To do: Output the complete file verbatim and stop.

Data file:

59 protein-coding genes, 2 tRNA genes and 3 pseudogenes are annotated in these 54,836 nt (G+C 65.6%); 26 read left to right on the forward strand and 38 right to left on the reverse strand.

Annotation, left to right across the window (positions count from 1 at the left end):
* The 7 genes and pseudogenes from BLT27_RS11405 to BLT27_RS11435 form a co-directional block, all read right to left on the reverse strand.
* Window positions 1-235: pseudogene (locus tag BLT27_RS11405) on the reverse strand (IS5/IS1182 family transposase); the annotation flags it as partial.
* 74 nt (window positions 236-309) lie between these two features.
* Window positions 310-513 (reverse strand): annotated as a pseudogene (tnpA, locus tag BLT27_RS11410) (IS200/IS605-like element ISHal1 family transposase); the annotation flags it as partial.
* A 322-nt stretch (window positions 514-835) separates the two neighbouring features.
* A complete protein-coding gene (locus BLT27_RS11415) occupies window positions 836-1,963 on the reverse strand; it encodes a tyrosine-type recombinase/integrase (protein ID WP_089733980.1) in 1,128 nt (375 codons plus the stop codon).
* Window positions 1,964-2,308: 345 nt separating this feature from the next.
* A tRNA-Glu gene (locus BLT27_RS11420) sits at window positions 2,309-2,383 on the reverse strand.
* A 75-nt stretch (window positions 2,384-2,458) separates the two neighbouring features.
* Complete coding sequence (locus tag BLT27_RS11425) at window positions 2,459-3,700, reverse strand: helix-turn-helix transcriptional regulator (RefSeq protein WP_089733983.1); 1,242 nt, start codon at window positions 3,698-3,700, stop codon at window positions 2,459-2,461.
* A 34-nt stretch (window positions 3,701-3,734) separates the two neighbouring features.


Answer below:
59 protein-coding genes, 2 tRNA genes and 3 pseudogenes are annotated in these 54,836 nt (G+C 65.6%); 26 read left to right on the forward strand and 38 right to left on the reverse strand.

Annotation, left to right across the window (positions count from 1 at the left end):
* The 7 genes and pseudogenes from BLT27_RS11405 to BLT27_RS11435 form a co-directional block, all read right to left on the reverse strand.
* Window positions 1-235: pseudogene (locus tag BLT27_RS11405) on the reverse strand (IS5/IS1182 family transposase); the annotation flags it as partial.
* 74 nt (window positions 236-309) lie between these two features.
* Window positions 310-513 (reverse strand): annotated as a pseudogene (tnpA, locus tag BLT27_RS11410) (IS200/IS605-like element ISHal1 family transposase); the annotation flags it as partial.
* A 322-nt stretch (window positions 514-835) separates the two neighbouring features.
* A complete protein-coding gene (locus BLT27_RS11415) occupies window positions 836-1,963 on the reverse strand; it encodes a tyrosine-type recombinase/integrase (protein ID WP_089733980.1) in 1,128 nt (375 codons plus the stop codon).
* Window positions 1,964-2,308: 345 nt separating this feature from the next.
* A tRNA-Glu gene (locus BLT27_RS11420) sits at window positions 2,309-2,383 on the reverse strand.
* A 75-nt stretch (window positions 2,384-2,458) separates the two neighbouring features.
* Complete coding sequence (locus tag BLT27_RS11425) at window positions 2,459-3,700, reverse strand: helix-turn-helix transcriptional regulator (RefSeq protein WP_089733983.1); 1,242 nt, start codon at window positions 3,698-3,700, stop codon at window positions 2,459-2,461.
* A 34-nt stretch (window positions 3,701-3,734) separates the two neighbouring features.